Next to the harbour, I also visited Jagalchi fish market, one of the largest seafood markets in Korea. It’s kind of a strange place to walk around, as its nothing but tanks and water supplies everywhere – watch your step, it can get a bit slippery! – and every kind of weird sea creature you could imagine. There’s the usual assortment of fish, octopus, crabs and other shellfish, but some of them aren’t fish I’ve ever seen before! I saw a plate of spiky black sea urchins, tanks of slithering eels, and gaebul, or as it’s often known, penis fish. Weird. Across the road from the main hall there’s more seafood on offer, but these places have small restaurants attached to them, so you can sit down for a meal, instead of buying to take home. The fish is just as fresh though, since you’ll select it from the tank, and can watch them chop it up in front of you. One local delicacy is sannakji, which is live octopus. Seriously, you get a bowl of water with an octopus still swimming around in there, and you put it in your mouth while it’s still alive. I’ve yet to try it, and am not sure if I actually ever will…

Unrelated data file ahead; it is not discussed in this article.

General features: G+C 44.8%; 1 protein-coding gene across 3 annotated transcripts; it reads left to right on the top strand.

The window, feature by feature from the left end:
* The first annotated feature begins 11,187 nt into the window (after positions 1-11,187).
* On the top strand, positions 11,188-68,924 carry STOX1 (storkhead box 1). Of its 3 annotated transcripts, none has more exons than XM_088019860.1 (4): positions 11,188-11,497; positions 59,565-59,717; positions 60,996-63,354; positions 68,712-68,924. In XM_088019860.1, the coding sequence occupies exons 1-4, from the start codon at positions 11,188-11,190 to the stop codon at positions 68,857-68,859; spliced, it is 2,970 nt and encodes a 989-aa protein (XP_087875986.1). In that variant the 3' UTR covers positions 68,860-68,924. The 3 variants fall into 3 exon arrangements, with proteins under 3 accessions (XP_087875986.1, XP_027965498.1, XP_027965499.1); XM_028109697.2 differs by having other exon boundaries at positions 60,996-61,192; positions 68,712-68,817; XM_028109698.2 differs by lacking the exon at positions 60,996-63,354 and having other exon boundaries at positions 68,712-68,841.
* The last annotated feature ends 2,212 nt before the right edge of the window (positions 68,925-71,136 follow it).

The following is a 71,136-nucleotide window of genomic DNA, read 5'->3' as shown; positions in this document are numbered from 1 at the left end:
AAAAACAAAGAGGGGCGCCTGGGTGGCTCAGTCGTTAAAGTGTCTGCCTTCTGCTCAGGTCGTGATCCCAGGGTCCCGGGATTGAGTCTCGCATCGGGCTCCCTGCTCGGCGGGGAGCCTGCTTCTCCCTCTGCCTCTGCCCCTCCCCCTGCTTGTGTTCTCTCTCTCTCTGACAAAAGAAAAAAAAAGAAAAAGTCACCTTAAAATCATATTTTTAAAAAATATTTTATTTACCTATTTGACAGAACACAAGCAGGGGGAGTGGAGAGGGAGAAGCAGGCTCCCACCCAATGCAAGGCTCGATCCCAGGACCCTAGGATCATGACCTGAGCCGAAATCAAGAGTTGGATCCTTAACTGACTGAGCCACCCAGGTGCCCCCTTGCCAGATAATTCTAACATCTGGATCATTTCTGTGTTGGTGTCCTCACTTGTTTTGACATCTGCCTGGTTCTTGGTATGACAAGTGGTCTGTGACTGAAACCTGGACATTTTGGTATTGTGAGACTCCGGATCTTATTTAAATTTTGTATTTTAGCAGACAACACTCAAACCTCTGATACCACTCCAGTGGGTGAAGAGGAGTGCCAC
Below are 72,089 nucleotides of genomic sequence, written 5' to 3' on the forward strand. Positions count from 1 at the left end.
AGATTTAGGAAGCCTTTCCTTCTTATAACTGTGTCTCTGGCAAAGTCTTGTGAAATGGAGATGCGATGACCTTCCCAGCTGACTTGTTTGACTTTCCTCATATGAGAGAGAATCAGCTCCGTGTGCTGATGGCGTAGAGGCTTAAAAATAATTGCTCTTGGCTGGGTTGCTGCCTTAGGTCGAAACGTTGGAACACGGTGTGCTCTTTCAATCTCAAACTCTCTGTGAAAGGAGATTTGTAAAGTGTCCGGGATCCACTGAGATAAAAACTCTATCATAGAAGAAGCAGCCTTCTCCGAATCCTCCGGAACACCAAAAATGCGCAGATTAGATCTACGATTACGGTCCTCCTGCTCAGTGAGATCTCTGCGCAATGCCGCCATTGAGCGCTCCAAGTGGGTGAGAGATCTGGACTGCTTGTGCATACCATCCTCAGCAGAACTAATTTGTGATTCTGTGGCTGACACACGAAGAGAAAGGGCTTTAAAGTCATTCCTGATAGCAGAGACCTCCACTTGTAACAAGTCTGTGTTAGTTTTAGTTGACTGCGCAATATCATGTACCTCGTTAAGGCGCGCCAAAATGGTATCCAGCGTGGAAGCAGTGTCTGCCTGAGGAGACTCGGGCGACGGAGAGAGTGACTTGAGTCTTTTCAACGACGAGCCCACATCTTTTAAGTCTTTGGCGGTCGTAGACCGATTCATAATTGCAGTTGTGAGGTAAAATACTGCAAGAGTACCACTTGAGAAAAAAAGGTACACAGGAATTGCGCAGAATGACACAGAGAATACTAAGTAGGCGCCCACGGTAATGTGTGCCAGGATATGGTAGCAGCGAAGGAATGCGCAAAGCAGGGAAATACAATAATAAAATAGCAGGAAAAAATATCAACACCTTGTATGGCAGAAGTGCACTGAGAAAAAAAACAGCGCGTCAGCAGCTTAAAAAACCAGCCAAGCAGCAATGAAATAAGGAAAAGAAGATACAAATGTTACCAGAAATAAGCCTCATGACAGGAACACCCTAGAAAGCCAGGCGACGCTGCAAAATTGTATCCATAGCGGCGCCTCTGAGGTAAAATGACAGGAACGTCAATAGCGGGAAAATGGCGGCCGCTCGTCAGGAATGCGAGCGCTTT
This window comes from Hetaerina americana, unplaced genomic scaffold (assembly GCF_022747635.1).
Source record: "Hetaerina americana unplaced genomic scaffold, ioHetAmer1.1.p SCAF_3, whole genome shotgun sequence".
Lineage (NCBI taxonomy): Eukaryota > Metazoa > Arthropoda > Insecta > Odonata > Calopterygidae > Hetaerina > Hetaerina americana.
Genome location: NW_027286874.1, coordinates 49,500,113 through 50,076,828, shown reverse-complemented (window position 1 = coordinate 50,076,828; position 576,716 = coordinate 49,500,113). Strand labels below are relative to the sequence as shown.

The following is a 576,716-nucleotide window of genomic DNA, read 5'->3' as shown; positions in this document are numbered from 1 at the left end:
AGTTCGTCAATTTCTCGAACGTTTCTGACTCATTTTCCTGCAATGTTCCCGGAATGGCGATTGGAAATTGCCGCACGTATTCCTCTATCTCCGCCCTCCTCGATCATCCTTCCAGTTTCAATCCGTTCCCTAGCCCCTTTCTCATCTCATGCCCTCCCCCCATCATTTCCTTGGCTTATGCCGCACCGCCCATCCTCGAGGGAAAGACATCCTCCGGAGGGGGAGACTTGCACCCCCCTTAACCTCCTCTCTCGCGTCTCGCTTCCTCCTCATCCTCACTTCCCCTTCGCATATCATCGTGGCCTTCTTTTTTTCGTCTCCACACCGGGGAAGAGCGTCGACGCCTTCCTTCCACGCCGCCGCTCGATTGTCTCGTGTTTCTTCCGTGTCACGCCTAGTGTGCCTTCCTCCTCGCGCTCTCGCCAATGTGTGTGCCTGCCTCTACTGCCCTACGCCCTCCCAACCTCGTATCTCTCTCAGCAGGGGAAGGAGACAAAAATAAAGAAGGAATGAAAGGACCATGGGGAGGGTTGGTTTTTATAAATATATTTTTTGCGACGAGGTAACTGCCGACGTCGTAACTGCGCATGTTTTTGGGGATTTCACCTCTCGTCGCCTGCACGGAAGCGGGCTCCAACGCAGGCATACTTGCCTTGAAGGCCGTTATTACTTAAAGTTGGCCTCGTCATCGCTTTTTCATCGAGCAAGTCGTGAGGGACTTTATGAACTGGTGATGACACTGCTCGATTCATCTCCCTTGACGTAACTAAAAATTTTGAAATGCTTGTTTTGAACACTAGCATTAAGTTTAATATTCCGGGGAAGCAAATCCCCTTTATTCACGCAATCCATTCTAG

My final destination of the day was to scale the hill overlooking Nampo-dong – using an escalator, there was minimal physical effort involved really! – to visit Yongdusan Park. It’s best known for Busan Tower in the middle, standing 118m high. There’s a few other things to see in the park though, or you can just take some time to relax here. The Citizen’s bell is pretty impressive, and next to it is an exhibition area, where traditional performances are sometimes held. By pure chance, there was one happening when I arrived, which was a taekwando group performance. Some of the performers were just kids, but what they could do was very impressive, with lots of backflips and breaking boards! The park also has statues and pavilions, and some small museum exhibitions, but they were already closed as I got up here quite late in the day, after 6pm. Around the base of the Busan Tower there are what I was initially going to call love locks, but they aren’t actually padlocks. They seem to be the same idea though, but these are plastic hearts that couples write on, and then affix to the fencing surrounding the area. There’s even a bench with a heart around it, which naturally couples race towards, and I later discovered that it even lights up at night!